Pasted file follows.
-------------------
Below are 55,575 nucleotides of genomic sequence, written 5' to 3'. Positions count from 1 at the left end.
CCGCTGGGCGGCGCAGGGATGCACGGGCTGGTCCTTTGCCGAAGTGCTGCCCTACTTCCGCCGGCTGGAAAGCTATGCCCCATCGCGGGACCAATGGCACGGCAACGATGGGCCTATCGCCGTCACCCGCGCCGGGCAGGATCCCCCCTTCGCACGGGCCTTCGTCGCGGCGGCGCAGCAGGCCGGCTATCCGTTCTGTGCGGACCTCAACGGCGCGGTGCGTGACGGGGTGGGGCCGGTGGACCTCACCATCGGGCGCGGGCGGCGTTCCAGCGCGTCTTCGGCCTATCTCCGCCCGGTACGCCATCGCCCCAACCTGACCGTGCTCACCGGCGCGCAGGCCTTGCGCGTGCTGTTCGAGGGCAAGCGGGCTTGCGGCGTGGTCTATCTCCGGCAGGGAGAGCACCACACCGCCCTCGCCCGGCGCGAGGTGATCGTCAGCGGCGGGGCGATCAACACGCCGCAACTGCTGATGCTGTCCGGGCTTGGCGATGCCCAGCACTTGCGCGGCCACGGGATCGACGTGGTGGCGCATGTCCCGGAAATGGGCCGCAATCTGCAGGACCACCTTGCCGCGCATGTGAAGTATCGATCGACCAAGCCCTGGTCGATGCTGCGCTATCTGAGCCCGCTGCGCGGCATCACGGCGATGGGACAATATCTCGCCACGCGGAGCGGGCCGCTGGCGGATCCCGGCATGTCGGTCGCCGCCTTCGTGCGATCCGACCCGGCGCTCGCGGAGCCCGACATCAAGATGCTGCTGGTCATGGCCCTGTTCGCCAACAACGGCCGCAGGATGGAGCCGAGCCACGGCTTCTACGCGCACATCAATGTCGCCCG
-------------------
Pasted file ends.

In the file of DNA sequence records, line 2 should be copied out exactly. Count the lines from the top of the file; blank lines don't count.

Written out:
CCGCTGGGCGGCGCAGGGATGCACGGGCTGGTCCTTTGCCGAAGTGCTGCCCTACTTCCGCCGGCTGGAAAGCTATGCCCCATCGCGGGACCAATGGCACGGCAACGATGGGCCTATCGCCGTCACCCGCGCCGGGCAGGATCCCCCCTTCGCACGGGCCTTCGTCGCGGCGGCGCAGCAGGCCGGCTATCCGTTCTGTGCGGACCTCAACGGCGCGGTGCGTGACGGGGTGGGGCCGGTGGACCTCACCATCGGGCGCGGGCGGCGTTCCAGCGCGTCTTCGGCCTATCTCCGCCCGGTACGCCATCGCCCCAACCTGACCGTGCTCACCGGCGCGCAGGCCTTGCGCGTGCTGTTCGAGGGCAAGCGGGCTTGCGGCGTGGTCTATCTCCGGCAGGGAGAGCACCACACCGCCCTCGCCCGGCGCGAGGTGATCGTCAGCGGCGGGGCGATCAACACGCCGCAACTGCTGATGCTGTCCGGGCTTGGCGATGCCCAGCACTTGCGCGGCCACGGGATCGACGTGGTGGCGCATGTCCCGGAAATGGGCCGCAATCTGCAGGACCACCTTGCCGCGCATGTGAAGTATCGATCGACCAAGCCCTGGTCGATGCTGCGCTATCTGAGCCCGCTGCGCGGCATCACGGCGATGGGACAATATCTCGCCACGCGGAGCGGGCCGCTGGCGGATCCCGGCATGTCGGTCGCCGCCTTCGTGCGATCCGACCCGGCGCTCGCGGAGCCCGACATCAAGATGCTGCTGGTCATGGCCCTGTTCGCCAACAACGGCCGCAGGATGGAGCCGAGCCACGGCTTCTACGCGCACATCAATGTCGCCCG